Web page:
The name Napster conjures up the good old days of the Internet. Back when downloading a song on the web was akin to using your old dual cassette deck to dub a copy of "Use Your Illusion" or recording the top 40 countdowns from Rick Dees on a Sunday to have the hottest songs in the nation. Napster broke the file-sharing mould by making the process incredibly easy for even a casual computer user. It ushered in the age of middle-aged women being able to download "Hangin' Tough" by the New Kids on the Block then share it to all her book club friends. With that kind of widespread sharing, the music industry took notice, and took people to court.
The history of Napster is well known, so there is no need to rehash it here, it's enough to say that Napster made it possible for things like BitTorrent and other P2P protocols to gain a sufficient enough foothold to start the debate on intellectual property rights. That debate was the source of the service's demise, as lawsuits and judgments piled up making it impossible to stay in business.
Napster the software debuted in 1998, but was jumped upon by the music industry - in particular by its militant wing, the Recording Industry Ass. of America (RIAA) - and closed down by a US appeals court judge in 2001.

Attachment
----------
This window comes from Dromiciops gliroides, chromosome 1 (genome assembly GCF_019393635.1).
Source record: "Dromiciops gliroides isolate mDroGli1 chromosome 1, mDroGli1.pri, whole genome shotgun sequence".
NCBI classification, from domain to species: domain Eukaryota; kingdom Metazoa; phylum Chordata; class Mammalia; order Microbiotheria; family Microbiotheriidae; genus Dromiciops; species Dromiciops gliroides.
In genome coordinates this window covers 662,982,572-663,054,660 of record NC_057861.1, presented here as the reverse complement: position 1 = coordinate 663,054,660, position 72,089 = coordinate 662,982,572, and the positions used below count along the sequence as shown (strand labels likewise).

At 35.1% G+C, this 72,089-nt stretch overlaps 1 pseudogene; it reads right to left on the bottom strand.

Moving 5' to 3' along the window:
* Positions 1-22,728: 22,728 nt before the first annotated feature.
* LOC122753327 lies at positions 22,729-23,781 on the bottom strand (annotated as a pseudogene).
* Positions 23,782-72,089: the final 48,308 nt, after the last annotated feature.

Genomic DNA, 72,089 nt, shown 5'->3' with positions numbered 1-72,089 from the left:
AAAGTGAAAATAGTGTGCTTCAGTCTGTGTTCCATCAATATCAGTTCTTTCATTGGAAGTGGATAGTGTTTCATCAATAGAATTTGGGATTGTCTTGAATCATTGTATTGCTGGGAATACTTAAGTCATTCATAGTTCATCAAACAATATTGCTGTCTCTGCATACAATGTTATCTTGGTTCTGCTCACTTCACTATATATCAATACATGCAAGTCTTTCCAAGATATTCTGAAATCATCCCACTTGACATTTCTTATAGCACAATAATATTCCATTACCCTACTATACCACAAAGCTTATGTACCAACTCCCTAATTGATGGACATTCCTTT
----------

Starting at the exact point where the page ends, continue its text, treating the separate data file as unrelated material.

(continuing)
The following year, its assets were acquired by German media conglomerate Bertelsmann, but the reformed company quickly collapsed into bankruptcy.
Porn company Private Media Group briefly acquired the name, but the moniker and the software eventually ended up in the hands of software firm Roxio, in November 2002. Roxio went on, in May 2003, to buy PressPlay, a music subscription service started by Sony and Universal, and eventually relaunched it as Napster.
But its decision to offer music for rent rather than sale - subscribe and download as many tracks as you like, but they'll stop playing if you stop paying - proved a lot less popular than Apple's buy-and-download model.
Napster hobbled on, launching internationally in 2004, before being acquired by US retail giant Best Buy in September 2008 for a mere $121m.
Rhapsody - itself a music rental service, founded by erstwhile Apple rival Real Networks - bought Napster off Best Buy last month. Given the death of the name, Rhapsody clearly acquired Napster for its customer list, not its brand.
The $121 million investment made by the big box store never panned out either, which forced the sale of the property to Rhapsody, one of the internet's oldest music services.
Unless Rhapsody was able to get a fire sale price on the defunct service, this deal seems bizarre, to say the least. With services like Spotify and MOG, as well as online stores from heavy hitters Apple, Amazon, and Google, how does this acquisition position Rhapsody to be more competitive? The answer of course is that it doesn't. While Rhapsody flounders around looking for a method to "go big or go home" to use its words, the nature of the market is evolving fast enough to leave it in the dust. With Amazon's Cloud Drive and Google Music being available to all, there is a stark line between renting and owning digital music.
Whether or not this merger is going to be successful remains to be seen, but I can't imagine that its going to excite consumers so much that they will be flocking to sign up. Where Napster was once the name in online music, today it looks like nothing more than a diseased husk that is being handed around to the next guy to deal with.